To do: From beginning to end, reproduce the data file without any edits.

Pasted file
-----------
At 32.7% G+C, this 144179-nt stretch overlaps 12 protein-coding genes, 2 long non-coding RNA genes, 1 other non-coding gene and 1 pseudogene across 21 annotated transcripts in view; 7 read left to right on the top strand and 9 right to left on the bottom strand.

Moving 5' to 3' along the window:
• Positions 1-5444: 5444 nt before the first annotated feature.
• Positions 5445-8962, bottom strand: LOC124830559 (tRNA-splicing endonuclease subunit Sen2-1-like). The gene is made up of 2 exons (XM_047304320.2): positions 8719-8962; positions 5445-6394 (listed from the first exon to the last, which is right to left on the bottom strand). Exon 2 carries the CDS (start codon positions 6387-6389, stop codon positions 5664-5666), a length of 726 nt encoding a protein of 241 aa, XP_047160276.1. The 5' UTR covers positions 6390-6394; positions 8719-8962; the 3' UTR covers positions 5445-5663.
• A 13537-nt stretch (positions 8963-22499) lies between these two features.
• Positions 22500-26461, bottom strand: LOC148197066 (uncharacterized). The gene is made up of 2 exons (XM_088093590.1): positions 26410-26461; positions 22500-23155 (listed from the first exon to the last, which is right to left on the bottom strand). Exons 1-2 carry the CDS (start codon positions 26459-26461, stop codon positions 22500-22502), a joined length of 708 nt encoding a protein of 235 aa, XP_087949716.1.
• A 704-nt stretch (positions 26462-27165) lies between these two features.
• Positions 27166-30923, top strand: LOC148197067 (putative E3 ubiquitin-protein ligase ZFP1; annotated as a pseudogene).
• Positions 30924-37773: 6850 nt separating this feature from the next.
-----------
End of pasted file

At 32.7% G+C, this 144179-nt stretch overlaps 12 protein-coding genes, 2 long non-coding RNA genes, 1 other non-coding gene and 1 pseudogene across 21 annotated transcripts in view; 7 read left to right on the top strand and 9 right to left on the bottom strand.

Moving 5' to 3' along the window:
• Positions 1-5444: 5444 nt before the first annotated feature.
• Positions 5445-8962, bottom strand: LOC124830559 (tRNA-splicing endonuclease subunit Sen2-1-like). The gene is made up of 2 exons (XM_047304320.2): positions 8719-8962; positions 5445-6394 (listed from the first exon to the last, which is right to left on the bottom strand). Exon 2 carries the CDS (start codon positions 6387-6389, stop codon positions 5664-5666), a length of 726 nt encoding a protein of 241 aa, XP_047160276.1. The 5' UTR covers positions 6390-6394; positions 8719-8962; the 3' UTR covers positions 5445-5663.
• A 13537-nt stretch (positions 8963-22499) lies between these two features.
• Positions 22500-26461, bottom strand: LOC148197066 (uncharacterized). The gene is made up of 2 exons (XM_088093590.1): positions 26410-26461; positions 22500-23155 (listed from the first exon to the last, which is right to left on the bottom strand). Exons 1-2 carry the CDS (start codon positions 26459-26461, stop codon positions 22500-22502), a joined length of 708 nt encoding a protein of 235 aa, XP_087949716.1.
• A 704-nt stretch (positions 26462-27165) lies between these two features.
• Positions 27166-30923, top strand: LOC148197067 (putative E3 ubiquitin-protein ligase ZFP1; annotated as a pseudogene).
• Positions 30924-37773: 6850 nt separating this feature from the next.